Twin Bank Failures, Tally Hits 9 - Analyst Blog

After a week's let-up, U.S. regulators were back in action last Friday, shuttering two more banks in Illinois and Indiana. This brings the total number of bank failures to 9 so far in 2012, following 92 in 2011, 157 in 2010, 140 in 2009 and 25 in 2008.

While the financials of a few large banks continue to stabilize on the back of an economic recovery, the industry is still on shaky ground. The sector presents a picture similar to that of 2011, with nagging issues like depressed home prices along with still-high loan defaults and unemployment levels troubling such institutions.

Lingering economic uncertainly and its effects also weigh on many banks. The need to absorb bad loans offered during the credit explosion has made these banks susceptible to severe problems.

Further, the repeated risk-taking of bailed-out banks is a threat to the system. Risky loans and uncertainty in global markets are major threats to banks.

The failed banks are:

  • Hoffman Estates, Illinois-based Charter National Bank and Trust, with total assets of about $93.9 million and total deposits of about $89.5 million as of December 31, 2011.
  • Shelbyville, Indiana-based SCB Bank, with about $182.6 million in total assets and $171.6 million in total deposits as of December 31, 2011.

These bank failures represent another jolt to the deposit insurance fund (DIF), meant for protecting customer accounts.

The Federal Deposit Insurance Corporation (FDIC) insures deposits in 7,437 banks and savings associations in the country as well as promotes their safety and soundness. When a bank fails, the agency reimburses customer deposits of up to $250,000 per account.

Though the FDIC has managed to shore up its deposit insurance fund over the last few quarters, the ongoing bank failures have kept it under pressure. However, as of September 30, 2011, the fund was in surplus for the second straight quarter.

Also, the balance increased to $7.8 billion from $3.9 billion at the end of the prior quarter. The improvement in fund balance was aided by a moderate pace of bank failures and assessment revenue.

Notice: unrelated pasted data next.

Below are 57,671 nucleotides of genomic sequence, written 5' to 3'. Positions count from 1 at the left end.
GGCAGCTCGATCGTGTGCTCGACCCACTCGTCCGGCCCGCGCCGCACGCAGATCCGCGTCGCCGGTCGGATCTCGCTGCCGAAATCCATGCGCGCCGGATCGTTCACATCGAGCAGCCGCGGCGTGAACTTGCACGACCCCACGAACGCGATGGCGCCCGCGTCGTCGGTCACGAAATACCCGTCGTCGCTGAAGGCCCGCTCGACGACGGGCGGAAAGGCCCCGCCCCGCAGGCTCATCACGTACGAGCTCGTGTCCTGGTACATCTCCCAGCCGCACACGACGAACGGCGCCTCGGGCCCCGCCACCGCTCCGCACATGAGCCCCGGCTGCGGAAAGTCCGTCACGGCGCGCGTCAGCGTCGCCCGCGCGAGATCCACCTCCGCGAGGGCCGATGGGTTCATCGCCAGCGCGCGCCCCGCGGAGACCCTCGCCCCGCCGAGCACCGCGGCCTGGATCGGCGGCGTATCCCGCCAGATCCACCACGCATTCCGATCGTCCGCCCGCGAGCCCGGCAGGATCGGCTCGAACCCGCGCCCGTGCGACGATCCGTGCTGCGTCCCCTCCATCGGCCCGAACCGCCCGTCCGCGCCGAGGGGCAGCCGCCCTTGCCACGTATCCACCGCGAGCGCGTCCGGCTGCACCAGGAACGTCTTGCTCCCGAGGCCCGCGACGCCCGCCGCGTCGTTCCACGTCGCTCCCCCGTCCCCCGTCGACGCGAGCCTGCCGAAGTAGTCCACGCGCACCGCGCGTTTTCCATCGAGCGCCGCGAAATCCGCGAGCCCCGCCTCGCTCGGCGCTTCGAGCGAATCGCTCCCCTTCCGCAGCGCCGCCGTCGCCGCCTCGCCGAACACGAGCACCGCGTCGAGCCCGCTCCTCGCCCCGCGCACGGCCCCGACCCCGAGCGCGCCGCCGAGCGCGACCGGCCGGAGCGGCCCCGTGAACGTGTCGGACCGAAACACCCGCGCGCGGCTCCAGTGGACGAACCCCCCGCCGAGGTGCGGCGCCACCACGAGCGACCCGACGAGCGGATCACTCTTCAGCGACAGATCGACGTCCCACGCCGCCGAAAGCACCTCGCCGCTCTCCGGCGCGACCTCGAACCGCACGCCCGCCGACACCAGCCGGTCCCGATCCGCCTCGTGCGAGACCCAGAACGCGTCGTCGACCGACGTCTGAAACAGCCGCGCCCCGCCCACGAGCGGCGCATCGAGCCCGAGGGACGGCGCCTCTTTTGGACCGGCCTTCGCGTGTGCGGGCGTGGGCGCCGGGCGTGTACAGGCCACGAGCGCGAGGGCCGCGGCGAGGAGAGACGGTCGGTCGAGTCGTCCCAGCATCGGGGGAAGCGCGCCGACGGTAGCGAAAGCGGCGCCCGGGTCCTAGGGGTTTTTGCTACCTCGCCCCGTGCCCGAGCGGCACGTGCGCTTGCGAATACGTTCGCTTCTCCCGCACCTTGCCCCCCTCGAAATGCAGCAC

The failure of Charter National Bank and Trustis expected to deal a blow of about $17.4 million to the FDIC, while SCB Bankwill cost about $33.9 million.

Barrington, Illinois-based Barrington Bank & Trust Company, National Associationhas agreed to assume all the deposits and assets of Charter National Bank and Trust. The FDIC and the acquirer agreed to share losses on $72.1 million of Charter National Bank and Trust's assets.

Muncie, Indiana-based First Merchants Bank, National Association has agreed to assume all the deposits and assets of SCB Bank.

The number of banks on FDIC's list of problem institutions saw a sharp decline for the second straight quarter to 844 in the July-September period from 865 in the preceding sequential period. This represents the second quarterly drop since 2006.

Increasing loan losses on commercial real estate could trigger many more bank failures in the upcoming years. However, considering the moderate pace of bank failures, the number in 2012 is not expected to exceed the 2011 tally. From 2011 through 2015, bank failures are estimated to cost the FDIC about $19 billion.

With so many bank failures, consolidation has become the industry trend. For almost all the failed banks, the FDIC enters into a purchase agreement with healthy institutions.

When Washington Mutual collapsed in 2008 (branded as the largest bank failure in the U.S. history), it was acquired by JPMorgan Chase & Co. ( JPM ). The other major acquirers of failed institutions since 2008 include U.S. Bancorp ( USB ) and BB&T Corporation ( BBT ).

BB&T CORP ( BBT ): Free Stock Analysis Report

JPMORGAN CHASE ( JPM ): Free Stock Analysis Report

US BANCORP ( USB ): Free Stock Analysis Report

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The views and opinions expressed herein are the views and opinions of the author and do not necessarily reflect those of Nasdaq, Inc.

The views and opinions expressed herein are the views and opinions of the author and do not necessarily reflect those of Nasdaq, Inc.

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